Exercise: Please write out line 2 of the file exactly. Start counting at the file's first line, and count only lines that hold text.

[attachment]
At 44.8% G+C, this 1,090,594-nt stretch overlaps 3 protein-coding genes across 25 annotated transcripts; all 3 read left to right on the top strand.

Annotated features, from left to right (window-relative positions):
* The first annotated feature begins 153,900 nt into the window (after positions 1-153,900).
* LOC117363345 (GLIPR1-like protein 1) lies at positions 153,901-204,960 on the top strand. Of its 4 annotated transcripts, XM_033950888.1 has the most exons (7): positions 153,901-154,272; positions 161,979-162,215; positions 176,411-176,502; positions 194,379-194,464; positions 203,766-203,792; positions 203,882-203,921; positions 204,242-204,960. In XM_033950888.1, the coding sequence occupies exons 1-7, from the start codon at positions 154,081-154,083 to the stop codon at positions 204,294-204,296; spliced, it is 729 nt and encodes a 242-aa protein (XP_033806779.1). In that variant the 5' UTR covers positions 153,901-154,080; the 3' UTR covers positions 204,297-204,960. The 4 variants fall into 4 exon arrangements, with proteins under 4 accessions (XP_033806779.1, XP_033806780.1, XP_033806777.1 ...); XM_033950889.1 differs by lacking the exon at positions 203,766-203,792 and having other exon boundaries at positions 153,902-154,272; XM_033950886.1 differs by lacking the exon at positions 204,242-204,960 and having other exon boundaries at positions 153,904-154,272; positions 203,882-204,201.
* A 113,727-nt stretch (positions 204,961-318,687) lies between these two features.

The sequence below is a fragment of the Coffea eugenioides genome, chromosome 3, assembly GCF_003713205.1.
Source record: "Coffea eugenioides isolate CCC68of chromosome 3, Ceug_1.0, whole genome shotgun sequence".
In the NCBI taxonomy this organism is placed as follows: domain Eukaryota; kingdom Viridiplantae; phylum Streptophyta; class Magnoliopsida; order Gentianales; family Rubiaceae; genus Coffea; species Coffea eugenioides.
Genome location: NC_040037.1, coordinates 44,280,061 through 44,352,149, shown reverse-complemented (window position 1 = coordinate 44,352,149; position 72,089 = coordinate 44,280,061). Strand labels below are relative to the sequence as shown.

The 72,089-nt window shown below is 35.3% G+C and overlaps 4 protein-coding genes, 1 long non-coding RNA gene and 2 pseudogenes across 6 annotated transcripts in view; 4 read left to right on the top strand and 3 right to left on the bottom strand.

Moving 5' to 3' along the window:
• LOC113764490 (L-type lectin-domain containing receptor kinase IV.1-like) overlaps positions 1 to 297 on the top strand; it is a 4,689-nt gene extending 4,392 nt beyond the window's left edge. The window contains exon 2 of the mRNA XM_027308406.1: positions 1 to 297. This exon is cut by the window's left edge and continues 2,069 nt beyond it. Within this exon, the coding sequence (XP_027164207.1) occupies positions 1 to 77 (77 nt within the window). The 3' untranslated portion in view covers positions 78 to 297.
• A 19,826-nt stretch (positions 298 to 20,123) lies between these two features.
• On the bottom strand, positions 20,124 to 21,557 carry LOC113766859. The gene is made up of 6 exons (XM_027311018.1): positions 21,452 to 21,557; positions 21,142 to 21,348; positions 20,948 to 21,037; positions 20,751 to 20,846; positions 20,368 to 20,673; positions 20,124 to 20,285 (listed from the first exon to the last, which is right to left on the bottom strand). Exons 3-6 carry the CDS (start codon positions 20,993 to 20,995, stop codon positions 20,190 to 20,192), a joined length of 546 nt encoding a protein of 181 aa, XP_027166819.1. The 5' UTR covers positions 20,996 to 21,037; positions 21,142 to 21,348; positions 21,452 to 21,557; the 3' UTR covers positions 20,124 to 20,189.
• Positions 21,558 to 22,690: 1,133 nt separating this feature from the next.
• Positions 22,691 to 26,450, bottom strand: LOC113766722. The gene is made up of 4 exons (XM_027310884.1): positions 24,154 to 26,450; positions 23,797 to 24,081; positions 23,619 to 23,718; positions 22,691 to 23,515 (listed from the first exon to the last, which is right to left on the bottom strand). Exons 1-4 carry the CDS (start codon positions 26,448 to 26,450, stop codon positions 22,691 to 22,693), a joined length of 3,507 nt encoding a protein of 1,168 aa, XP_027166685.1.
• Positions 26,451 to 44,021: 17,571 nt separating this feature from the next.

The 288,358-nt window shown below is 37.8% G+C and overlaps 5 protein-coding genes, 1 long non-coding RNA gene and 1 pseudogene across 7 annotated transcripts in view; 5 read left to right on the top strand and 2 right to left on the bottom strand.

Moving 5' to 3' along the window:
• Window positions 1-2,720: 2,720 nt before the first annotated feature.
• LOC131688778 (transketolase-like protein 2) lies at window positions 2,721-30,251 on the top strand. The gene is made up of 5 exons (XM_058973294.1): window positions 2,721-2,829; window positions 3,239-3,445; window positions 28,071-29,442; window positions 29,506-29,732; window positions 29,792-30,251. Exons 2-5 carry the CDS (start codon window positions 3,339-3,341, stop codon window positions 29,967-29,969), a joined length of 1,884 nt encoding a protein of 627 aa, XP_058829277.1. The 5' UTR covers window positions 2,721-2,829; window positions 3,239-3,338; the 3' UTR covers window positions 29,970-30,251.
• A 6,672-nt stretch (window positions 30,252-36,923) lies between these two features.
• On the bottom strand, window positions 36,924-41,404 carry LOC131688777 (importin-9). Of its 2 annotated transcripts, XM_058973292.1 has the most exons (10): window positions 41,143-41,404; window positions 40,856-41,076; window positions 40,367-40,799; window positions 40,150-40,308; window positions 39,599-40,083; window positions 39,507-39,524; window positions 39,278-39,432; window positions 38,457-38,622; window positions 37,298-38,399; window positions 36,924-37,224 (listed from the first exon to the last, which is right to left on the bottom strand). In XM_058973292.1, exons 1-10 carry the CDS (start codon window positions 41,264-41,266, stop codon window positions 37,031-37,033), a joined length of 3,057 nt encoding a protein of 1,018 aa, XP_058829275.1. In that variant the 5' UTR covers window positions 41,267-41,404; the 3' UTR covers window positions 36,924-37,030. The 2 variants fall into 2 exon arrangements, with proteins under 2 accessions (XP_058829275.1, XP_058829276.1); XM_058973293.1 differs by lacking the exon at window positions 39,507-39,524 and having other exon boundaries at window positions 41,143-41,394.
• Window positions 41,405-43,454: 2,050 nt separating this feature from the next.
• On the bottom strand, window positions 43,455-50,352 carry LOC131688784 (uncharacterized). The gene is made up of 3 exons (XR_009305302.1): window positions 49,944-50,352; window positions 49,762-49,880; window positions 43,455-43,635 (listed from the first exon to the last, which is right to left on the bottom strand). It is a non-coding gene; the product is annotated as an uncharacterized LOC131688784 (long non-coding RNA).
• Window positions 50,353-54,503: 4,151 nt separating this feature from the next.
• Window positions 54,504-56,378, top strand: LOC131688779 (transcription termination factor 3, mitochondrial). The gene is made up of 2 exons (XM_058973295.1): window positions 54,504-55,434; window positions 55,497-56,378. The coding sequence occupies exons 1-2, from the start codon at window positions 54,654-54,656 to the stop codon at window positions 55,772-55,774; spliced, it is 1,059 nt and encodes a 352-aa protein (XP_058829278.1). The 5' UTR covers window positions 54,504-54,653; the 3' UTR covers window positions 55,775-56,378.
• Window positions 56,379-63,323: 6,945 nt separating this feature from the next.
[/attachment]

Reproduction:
Annotated features, from left to right (window-relative positions):